Pond in a pot: water gardening tips for a peaceful backyard



Just looking at a body of water is enough to send most people to paradise. There’s something about the sparkle of light or the wind ruffling the surface that brings instant calm and relaxation. But not everyone can live lakeside or by the ocean. And not everyone wants the expense of a swimming pool. The perfect solution? A water garden.

Also known as aquatic gardens, water gardens can be any size — from a full-on, in-ground pond to a decorative pot that sits on your deck. They usually display aquatic plants, but many will house fish and other water-loving critters. They can also include fountains, waterfalls, rockwork, and special lighting. But don’t jump straight into the deep end on this one. Start with a small container that holds just a few gallons — to test the waters, as they say. Here’s how you can try out the idea of a water garden on a small scale, without committing a lot of money and time.


Pick a perfect pond pot for water gardening success

Get creative here, because all you really need is something that holds water. A kiddie pool, large plastic tub, or ceramic planter will do just fine. Or see what you can find cheap at a yard sale or flea market, like an old, freestanding bathtub. For a rustic touch, transform a watering trough or whiskey barrel just by adding a liner. What’s more, any of these containers can be recycled into planters. Whatever you choose, just make sure it can hold your submerged plants and pots, plus at least 4 gallons of water.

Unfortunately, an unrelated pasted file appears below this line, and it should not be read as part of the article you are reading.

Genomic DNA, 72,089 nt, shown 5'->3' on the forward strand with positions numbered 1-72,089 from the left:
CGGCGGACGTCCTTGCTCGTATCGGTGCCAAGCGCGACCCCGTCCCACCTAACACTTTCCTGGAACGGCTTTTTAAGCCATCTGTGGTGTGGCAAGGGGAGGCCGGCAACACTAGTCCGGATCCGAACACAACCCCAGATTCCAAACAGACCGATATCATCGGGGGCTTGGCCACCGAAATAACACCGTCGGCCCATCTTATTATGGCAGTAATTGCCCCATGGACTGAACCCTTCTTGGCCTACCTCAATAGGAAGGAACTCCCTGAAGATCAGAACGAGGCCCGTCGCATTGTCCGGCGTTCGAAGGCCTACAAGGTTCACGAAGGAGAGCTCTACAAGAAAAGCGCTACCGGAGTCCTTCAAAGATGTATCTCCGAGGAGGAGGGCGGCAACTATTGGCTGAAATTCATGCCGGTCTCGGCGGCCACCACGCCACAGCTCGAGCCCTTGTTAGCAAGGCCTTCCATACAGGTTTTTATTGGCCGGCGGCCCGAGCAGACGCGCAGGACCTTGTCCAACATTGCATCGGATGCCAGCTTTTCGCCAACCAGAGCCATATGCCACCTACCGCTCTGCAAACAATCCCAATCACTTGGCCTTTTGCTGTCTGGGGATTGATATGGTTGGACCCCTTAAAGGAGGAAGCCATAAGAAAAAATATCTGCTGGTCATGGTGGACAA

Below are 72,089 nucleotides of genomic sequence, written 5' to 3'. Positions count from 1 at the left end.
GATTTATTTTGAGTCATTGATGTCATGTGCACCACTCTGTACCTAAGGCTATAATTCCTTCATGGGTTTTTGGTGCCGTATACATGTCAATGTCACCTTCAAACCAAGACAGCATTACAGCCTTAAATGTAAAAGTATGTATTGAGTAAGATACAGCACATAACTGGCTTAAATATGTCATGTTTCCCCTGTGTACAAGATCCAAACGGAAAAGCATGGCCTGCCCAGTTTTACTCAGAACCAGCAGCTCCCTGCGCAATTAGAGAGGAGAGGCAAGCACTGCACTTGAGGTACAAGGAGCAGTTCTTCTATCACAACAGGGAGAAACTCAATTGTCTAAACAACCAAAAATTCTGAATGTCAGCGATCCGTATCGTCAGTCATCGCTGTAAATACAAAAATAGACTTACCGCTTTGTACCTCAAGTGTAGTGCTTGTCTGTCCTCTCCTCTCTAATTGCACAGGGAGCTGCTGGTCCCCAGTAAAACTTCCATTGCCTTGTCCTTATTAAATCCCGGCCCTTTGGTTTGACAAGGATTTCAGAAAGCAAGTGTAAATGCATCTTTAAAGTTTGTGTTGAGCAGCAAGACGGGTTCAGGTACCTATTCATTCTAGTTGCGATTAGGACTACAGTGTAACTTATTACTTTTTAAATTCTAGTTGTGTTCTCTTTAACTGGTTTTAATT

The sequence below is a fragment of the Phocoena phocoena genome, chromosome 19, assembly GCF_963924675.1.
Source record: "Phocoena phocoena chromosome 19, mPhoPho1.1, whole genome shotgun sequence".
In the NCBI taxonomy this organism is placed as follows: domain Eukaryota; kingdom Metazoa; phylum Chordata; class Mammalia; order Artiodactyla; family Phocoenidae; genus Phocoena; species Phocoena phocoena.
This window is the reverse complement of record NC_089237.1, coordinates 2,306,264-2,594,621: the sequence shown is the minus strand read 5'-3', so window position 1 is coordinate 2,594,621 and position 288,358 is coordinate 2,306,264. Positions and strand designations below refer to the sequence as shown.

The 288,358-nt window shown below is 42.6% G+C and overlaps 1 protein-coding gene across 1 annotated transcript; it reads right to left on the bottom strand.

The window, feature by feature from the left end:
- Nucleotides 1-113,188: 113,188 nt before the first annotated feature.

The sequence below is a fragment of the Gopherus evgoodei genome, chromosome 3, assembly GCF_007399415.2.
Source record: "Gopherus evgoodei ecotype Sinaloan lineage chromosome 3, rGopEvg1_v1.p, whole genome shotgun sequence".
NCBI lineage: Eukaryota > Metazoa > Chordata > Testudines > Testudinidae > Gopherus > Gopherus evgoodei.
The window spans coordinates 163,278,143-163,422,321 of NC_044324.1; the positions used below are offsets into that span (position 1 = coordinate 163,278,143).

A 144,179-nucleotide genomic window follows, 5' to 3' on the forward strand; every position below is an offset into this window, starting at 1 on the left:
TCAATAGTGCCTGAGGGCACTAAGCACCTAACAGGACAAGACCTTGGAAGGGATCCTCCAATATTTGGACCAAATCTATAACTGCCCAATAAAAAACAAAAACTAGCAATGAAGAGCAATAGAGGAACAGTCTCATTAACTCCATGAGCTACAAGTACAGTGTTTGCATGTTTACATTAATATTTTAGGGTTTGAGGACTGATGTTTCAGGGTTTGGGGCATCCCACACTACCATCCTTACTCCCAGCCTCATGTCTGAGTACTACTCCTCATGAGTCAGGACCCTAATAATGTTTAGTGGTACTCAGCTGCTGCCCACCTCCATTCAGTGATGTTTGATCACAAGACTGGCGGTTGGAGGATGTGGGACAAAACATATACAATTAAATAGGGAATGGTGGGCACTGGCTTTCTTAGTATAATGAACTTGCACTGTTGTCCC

Location, location, location!

Place your container in a spot that receives around 6 hours of sunlight daily and isn’t near trees. Falling leaves are tough on water gardens since they can harm your fish and plants if you don’t clean them out. Even water gardens equipped with pumps and filters can have problems because leaves clog up the works. Keep your water garden in the clear by putting it in a tree-free spot.

Fill it with easy-care pond plants

If you don’t want your water garden to become an algae garden, you need at least two kinds of plants — submerged plants and surface plants.

  • Submerged plants, which stay below the water surface, use up the nutrients algae need to grow. If fish swim in your water garden, submerged plants or “oxygenators” will also help them get enough oxygen.
  • But don’t forget about surface plants. They can either float freely or grow upward from underwater pots. Cover at least 50% of your water garden’s surface with floating plants — like water lilies — that cast a shadow. These surface dwellers will slow algae growth by limiting the amount of sunlight that reaches the water.

Before putting pots of plants in the water, cover the soil with pea gravel so dirt won’t float out and into your water garden.

Keep the charm — nip problems in the bud

Container water gardens are practically maintenance-free. But here are some gardening tips that will keep you loving your little pot of paradise.

  • Manage potential mosquito problems by inviting dragonflies to visit your water garden. They won’t bite or sting you, and they love to gobble mosquitoes, diving beetles, gnats, and flies. Even better, they can devour enough bugs in one day to equal as much as 15% of their body weight. Because dragonflies can also fly at speeds up to 35 miles per hour, mosquitoes don’t stand a chance. To make them feel at home, add water lilies to your pond, avoid using pesticides, and include a few rocks and sticks at the water’s edge.
  • Fertilize with a water-soluble fertilizer, and use no more than half the amount recommended for the size of your container.
  • Check the water level in your pond pot daily. Keep rainwater on standby so you can fill it when necessary.
  • In the fall, when temperatures drop below 55˚F, bring your water garden indoors for the winter.


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  • FC&A Staff Writer